Sometimes the owner may offer for you to declare less and give them some money in B to reduce tax for you. Don't do it. You are just saving yourself up a capital gains headache in the future (And it's illegal). You might get away with buying the furniture and paying just 6% on that but furniture costs should never be more than a maximum of 20k before the tax office starts looking at that particular deal with a magnifying glass. You don't want that.

And just before we finish just one more....

Is It Available on Rent to Buy?

No, no it isn't.

In the current market it's like Hens' Teeth finding a rent to buy in Valencia and if it's for sale it's for sale not available for a glorified rent.

In the next podcast later this week you'll be able to listen to a round table discussion with David and Gavin about these questions where they give their opinions (As long as the professional editing comes back a lot cleaner than the original sound file, I had to send it off to be sorted) In that we also talk about weird questions and stupid, or not so stupid, questions.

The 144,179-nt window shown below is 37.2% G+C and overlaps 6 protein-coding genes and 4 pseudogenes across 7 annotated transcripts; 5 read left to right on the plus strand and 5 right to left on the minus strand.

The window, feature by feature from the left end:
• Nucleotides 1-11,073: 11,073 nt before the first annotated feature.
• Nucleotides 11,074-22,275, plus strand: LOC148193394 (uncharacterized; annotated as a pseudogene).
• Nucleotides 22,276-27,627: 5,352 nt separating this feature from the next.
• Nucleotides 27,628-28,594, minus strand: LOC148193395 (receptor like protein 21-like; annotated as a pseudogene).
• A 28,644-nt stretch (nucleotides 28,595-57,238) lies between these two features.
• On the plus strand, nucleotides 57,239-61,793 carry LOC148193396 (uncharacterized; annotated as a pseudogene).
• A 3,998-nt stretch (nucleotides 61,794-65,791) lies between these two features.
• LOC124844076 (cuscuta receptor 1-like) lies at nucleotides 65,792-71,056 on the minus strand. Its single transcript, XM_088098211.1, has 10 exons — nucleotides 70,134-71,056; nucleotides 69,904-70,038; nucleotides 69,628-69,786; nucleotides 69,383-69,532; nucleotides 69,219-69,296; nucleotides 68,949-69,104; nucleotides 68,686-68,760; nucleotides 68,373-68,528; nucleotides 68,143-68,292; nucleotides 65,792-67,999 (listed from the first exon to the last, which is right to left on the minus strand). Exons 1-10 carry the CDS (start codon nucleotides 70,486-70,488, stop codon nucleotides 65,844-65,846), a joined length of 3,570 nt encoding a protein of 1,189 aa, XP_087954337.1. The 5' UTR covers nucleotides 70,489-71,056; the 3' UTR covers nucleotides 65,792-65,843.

And here is the Podcast version of this now it has been published.

There are more questions though aren't there...

The Famous Google Searches...

There is no accounting for what somebody may ask online. Google will supply you with the most popular questions they get asked about Valencia. If you type in "Is Valencia" you get the following (I did this without being signed into Google so previous searches aren't considered).

Yes, No, No, Yes (Strange one), No (But the reverse is true), Yes, No, Yes, Yes, No.

There you go, the answers. I'm better than Google ;-).

Type in "Does Valencia..." and you get the following.

The answers to this one are At times, Of course, Yes, Not Exactly, Yes, Yes, I don't even know what that means, Strange Question, Yes and Yes.

So there are your typical Valencia Property questions. You need to come up with more creative questions when you are here after reading and inwardly digesting this post for future reference. We look forward to trying to answer the questions you come up with.

Property of the Week

Inspired by the Arabian Nights.

One of the main teachings of the Arabian Nights is that Scheherazade always leaves the Sultan wanting more. And why not? If she doesn't she stands a good chance of being beheaded the next morning. If there was ever an incentive to make up a story with no end then the Saturday morning cinemas of our youth had nothing on Scheherazade.